Want a Job Interview That Doesn’t Stink?

Job interviewing is generally awful. Not only is it stressful, but many companies treat employees like they should be thanking their lucky stars that they even got an interview–and therefore, candidates shouldn’t expect to be treated like an actual human.

But, not all companies are evil interviewers. Glassdoor put together a list of the top 50 companies to interview at. Here are the first 5, and to see the rest of the list, follow the link below:

1. Sherwin-Williams: “They are friendly and honest.”

2. Grant Thornton: “They emphasize fit.”

3. Caterpiller. “It’s more than just an interview.”

4. BNY Mellon:  “The process is transparent and comfortable.”

5. J. Crew: “The managers are friendly.”

50 Best Places to Interview

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4 thoughts on “Want a Job Interview That Doesn’t Stink?

  1. I guess a lot depends on the interviewee, too. My interview with Booz Allen Hamilton was not pleasant. The two young women who conducted it were extremely confrontational and clearly did not know much about the job requirements. I was polite and professional, but they seemed to resent every question I asked. As for Lockheed, I was interviewed by two people. The woman was very nice and we immediately clicked. But the man was very standoffish and rude. I thought maybe they were doing a “good cop/bad cop” routine, but a job interview is a very inappropriate situation in which to do that. I left both interviews feeling bad, but knowing that if people who worked there treated job applicants that way, it wasn’t a place where I wanted to work. Don’t HR people understand that THEIR behavior is important? If you treat job applicants badly, they’ll tell people about the experience, and generate bad PR for the company. I’m in PR & marketing, and this is a basic principle that many employees — especially haughty HR staff — don’t seem to grasp.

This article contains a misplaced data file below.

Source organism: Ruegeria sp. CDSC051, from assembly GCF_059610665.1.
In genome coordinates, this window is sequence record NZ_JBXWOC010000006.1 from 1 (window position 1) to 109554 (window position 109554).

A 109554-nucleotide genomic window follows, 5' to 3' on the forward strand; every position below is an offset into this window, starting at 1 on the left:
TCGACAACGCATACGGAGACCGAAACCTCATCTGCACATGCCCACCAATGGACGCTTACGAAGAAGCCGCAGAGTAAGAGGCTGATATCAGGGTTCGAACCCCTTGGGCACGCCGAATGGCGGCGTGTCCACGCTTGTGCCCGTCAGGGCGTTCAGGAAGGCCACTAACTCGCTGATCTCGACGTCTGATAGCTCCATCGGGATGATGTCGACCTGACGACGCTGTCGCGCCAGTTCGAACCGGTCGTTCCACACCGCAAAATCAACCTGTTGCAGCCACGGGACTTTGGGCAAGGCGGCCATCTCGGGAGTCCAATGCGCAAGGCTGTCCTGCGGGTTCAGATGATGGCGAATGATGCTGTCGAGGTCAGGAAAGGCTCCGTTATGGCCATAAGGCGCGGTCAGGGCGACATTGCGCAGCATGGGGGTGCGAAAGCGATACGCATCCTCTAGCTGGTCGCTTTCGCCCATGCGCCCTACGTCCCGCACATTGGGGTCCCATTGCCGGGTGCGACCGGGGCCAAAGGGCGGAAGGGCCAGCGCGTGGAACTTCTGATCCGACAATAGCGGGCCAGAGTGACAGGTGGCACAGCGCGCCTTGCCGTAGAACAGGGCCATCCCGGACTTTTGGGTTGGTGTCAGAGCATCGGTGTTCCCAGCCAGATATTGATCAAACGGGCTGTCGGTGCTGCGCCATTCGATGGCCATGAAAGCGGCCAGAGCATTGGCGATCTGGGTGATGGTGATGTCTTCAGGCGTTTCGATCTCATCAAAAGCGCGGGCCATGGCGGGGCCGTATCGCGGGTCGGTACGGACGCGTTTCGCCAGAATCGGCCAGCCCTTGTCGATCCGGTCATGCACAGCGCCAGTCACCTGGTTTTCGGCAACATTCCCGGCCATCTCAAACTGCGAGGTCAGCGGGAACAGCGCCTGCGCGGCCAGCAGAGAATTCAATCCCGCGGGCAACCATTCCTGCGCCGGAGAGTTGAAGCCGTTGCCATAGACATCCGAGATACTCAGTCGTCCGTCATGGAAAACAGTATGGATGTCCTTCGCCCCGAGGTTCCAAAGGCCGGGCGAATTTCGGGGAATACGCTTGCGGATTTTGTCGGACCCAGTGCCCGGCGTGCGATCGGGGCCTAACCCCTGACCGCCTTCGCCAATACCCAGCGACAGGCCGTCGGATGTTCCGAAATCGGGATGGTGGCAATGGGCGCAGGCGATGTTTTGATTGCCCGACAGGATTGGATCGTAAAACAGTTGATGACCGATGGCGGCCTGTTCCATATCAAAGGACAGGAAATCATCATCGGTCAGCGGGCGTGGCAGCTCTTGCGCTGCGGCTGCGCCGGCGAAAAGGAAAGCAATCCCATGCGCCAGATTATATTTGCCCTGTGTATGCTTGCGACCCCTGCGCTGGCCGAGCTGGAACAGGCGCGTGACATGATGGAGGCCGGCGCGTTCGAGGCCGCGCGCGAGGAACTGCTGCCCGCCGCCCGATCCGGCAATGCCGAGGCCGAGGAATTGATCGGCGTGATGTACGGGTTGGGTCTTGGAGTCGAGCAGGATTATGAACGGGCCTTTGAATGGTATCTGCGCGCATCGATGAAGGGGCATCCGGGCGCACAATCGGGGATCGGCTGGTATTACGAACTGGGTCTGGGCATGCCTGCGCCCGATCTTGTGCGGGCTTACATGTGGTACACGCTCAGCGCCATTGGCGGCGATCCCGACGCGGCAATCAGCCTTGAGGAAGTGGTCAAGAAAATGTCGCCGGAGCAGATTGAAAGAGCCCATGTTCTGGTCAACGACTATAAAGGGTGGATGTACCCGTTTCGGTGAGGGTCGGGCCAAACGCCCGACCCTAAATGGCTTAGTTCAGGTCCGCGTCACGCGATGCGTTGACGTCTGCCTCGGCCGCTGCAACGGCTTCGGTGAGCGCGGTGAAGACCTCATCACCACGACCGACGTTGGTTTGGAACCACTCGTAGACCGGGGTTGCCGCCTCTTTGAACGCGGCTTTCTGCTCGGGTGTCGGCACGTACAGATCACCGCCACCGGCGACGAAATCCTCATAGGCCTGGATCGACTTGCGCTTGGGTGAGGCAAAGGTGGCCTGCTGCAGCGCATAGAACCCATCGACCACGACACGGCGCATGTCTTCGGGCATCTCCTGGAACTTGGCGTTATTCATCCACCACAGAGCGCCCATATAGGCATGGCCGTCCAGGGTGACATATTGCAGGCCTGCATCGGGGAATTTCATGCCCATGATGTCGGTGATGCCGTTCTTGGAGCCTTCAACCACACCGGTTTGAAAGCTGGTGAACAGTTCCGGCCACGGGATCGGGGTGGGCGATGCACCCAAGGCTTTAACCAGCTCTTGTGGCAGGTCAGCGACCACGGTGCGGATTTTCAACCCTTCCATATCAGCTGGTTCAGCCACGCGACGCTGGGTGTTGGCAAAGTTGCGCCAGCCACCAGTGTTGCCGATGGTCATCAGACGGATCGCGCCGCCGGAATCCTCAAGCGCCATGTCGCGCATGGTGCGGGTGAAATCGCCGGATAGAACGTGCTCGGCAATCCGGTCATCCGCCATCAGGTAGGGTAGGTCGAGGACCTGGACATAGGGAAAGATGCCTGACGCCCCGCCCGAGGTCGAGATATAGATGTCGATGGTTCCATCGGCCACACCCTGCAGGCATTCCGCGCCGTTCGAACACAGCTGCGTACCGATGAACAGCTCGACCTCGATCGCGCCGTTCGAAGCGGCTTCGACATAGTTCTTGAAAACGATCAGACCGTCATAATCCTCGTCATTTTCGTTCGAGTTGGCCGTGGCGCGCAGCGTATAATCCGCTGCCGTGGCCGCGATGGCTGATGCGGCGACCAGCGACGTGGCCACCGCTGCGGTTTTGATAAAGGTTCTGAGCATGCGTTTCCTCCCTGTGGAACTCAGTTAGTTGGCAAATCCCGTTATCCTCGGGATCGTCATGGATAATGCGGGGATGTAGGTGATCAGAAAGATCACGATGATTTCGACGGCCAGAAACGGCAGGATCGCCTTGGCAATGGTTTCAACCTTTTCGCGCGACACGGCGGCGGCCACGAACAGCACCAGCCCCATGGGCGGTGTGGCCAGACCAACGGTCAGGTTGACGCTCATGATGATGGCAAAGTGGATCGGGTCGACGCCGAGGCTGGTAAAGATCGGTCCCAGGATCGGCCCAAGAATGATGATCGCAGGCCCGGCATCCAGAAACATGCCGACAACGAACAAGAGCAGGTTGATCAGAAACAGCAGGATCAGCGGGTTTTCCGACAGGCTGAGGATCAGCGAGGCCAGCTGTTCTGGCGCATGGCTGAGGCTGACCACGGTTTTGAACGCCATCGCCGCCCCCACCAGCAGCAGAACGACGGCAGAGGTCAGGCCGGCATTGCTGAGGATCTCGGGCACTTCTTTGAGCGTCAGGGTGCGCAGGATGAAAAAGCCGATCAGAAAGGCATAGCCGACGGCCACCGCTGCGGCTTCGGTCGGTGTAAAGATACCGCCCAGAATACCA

1. Haughty HR staff is precisely the way to explain that. I literally don’t understand why so many HR departments don’t care how job candidates are treated.

  2. Yeah, I also wonder how many of these vary between corporate and retail/branch locations for a company. When I read “Managers are friendly” for J. Crew, that doesn’t say much to me about what type of positions they are talking about. Maybe they are just talking about certain retail locations, but corporate is a different story. One of my biggest complaints about Glassdoor is that it really doesn’t do enough to separate the different areas of large corporations (without you having to keep feeding it). For example, there is a lot of evidence that there is a HUGE difference in how employees are treated when working for Amazon’s warehouses and their corporate offices. But lists like this just show companies like they are one thing. Makes getting a real feel for a company’s headquarters (what I’m usually looking for) and corporate culture really cumbersome when you keep finding out that the review you just read was actually a manager/sales associate/operator in a completely different state.

    1. Yeah, that is a problem, but it also allows it to stay anonymous. If you narrowed it down too much, negative reviews could impact individual employees and that’s not good either.

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